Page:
What is incontinence?
Incontinence is any involuntary loss of urine. It is further defined by type as either stress, urge, mixed, overflow, functional or reflex (neurologic) incontinence. Treatment is dependent on the type of incontinence. Current therapies include dietary changes, scheduled voiding, bladder retraining, pelvic muscle exercises, biofeedback, electrical stimulation therapy, medication, collagen implants and surgery.
What is female Urology?
The subspecialty of female urology is concerned with the diagnosis and treatment of those urinary tract disorders most prevalent in females. These include recurrent urinary tract infection, voiding dysfunction, incontinence, urethral syndrome and interstitial cystitis. Expert evaluation of these conditions includes a complete history and physical exam. X-ray studies may be required to fully evaluate the urinary tracts. Additional bladder studies such as cystoscopy and urodynamics may be necessary.
What is Benign Prostatic Hyperplasia (BPH)?
BPH is a non-cancerous condition in which prostate cells grow, enlarge the gland and cause it to squeeze the urethra. A variety of symptoms may result, including difficult, frequent or urgent urination.
Who is at risk for BPH?
Generally, men over the age of 60. It is estimated that one in every four men in the United States will be treated for relief of symptomatic BPH.
Is there a BPH-cancer link?
BPH is not cancer and there is no reported link between BPH and cancer
What is a recurrent urinary tract infection?
A recurrent urinary tract infection (UTI) may be generally defined as three or more infections within one year. This is usually related to a primary urologic disorder such as stones, tumour, reflux (urine flows backwards toward the kidney) or ineffective bladder emptying. Treatment is aimed at identifying the cause and/or proper antibiotic therapy to break the cycle of recurrent infection.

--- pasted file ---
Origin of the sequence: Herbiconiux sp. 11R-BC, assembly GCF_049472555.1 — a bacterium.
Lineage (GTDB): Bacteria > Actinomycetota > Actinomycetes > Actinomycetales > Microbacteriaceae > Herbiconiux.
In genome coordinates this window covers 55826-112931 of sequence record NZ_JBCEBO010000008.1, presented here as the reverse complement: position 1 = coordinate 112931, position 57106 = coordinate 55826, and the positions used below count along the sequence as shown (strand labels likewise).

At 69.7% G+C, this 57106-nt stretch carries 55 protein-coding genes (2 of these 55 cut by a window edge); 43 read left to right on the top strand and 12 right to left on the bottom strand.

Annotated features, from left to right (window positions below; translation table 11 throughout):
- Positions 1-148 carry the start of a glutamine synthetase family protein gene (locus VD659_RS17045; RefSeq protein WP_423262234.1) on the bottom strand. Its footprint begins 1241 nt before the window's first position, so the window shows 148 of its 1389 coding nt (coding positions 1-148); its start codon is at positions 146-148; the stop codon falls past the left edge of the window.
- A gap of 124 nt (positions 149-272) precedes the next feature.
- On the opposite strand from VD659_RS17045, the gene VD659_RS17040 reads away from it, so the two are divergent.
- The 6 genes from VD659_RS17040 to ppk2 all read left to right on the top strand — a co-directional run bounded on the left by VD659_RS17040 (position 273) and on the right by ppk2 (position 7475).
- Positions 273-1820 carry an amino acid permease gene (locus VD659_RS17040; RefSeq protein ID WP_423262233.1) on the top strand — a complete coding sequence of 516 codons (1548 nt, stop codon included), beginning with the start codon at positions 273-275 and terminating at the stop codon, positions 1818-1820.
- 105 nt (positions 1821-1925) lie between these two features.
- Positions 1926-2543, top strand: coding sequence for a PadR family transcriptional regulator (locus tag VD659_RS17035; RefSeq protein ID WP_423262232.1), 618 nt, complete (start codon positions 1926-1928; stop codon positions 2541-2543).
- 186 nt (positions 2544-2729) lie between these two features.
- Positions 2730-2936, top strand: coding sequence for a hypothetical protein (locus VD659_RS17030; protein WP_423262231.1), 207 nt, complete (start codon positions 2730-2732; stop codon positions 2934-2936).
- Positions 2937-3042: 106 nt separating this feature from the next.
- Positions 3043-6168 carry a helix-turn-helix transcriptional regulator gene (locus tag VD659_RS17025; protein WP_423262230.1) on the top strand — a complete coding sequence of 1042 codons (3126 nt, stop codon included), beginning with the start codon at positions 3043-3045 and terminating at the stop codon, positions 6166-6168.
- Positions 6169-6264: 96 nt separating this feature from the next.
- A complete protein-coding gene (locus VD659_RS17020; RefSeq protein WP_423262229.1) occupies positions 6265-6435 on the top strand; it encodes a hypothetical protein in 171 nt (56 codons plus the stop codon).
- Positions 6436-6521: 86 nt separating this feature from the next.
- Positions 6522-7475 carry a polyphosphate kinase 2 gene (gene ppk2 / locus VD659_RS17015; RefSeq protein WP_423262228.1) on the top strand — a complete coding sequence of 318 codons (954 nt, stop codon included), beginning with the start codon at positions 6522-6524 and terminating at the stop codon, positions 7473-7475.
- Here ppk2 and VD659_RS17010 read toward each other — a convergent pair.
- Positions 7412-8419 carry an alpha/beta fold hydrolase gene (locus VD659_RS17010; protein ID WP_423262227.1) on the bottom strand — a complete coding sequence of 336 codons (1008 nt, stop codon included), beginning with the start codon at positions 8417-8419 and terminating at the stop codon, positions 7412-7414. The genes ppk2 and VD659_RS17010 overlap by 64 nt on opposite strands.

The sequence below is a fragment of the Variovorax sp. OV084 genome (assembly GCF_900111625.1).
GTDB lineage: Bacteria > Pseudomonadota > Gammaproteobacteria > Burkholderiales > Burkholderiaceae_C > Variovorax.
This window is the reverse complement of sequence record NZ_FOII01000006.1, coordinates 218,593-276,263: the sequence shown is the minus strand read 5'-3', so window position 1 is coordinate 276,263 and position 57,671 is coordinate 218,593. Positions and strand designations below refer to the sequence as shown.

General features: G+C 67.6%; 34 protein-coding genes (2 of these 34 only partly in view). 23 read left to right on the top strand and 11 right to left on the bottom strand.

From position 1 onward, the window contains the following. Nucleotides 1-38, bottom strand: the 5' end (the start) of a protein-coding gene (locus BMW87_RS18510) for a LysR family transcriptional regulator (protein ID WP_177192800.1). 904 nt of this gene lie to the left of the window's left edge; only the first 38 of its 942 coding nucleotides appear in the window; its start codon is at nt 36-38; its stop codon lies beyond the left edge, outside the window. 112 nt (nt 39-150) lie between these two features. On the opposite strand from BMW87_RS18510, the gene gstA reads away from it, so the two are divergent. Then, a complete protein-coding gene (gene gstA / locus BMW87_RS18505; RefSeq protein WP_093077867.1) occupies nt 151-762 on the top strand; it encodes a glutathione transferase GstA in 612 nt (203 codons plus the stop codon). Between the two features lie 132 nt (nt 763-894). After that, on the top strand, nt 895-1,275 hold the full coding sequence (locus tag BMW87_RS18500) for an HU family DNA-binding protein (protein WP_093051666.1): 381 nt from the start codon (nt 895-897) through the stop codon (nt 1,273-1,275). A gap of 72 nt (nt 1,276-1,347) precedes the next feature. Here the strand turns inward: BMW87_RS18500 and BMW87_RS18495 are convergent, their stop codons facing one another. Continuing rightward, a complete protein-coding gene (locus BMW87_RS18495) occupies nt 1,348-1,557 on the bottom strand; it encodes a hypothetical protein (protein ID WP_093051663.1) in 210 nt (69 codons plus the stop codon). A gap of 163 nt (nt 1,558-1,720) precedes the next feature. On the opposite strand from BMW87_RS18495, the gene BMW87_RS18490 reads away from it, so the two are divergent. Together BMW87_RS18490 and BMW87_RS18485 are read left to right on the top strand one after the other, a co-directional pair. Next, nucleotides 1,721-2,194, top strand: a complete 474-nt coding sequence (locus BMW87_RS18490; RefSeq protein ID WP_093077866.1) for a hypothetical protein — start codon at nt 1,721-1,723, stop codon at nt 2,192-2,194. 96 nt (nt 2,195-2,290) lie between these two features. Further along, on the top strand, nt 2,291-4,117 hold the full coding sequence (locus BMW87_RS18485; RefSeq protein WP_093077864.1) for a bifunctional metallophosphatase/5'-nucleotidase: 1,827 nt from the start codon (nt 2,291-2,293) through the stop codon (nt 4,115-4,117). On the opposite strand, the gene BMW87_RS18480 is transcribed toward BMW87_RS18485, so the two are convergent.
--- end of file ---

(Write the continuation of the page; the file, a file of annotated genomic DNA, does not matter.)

What is voiding dysfunction?
Voiding dysfunction can take many forms. The main symptoms are urinary frequency, painful urination and/or incomplete bladder emptying. Treatment is aimed at decreasing or eliminating symptoms. Treatment may involve medications or pelvic floor relaxation exercises.
What is urethral syndrome?
Urethral syndrome is a condition involving pain at the urethra that can occur during urination or without regard to urination. Treatment may consist of oral medication or local oestrogen replacement therapy. Urethral syndrome may exist as a component of interstitial cystitis.
What is interstitial cystitis?
Interstitial cystitis (IC) is a urologic syndrome characterised by excessive urinary urgency, frequency, nocturia (night time urination) and pain in the lower abdomen and/or perineum. It can occur at any age, however, the median age at diagnosis is between 42 and 46 years. The cause of IC is unclear. It is believed to be related to irregularities in the bladder lining and/or an allergic/immune response. IC can severely affect an individual’s quality of life. Promising developments in the treatment of IC include the medication. Hydrodistention of the bladder under anaesthesia is a common therapeutic and diagnostic procedure. In the most severe cases, surgery including denervation, urinary diversion and augmentation cystoplasty may be performed.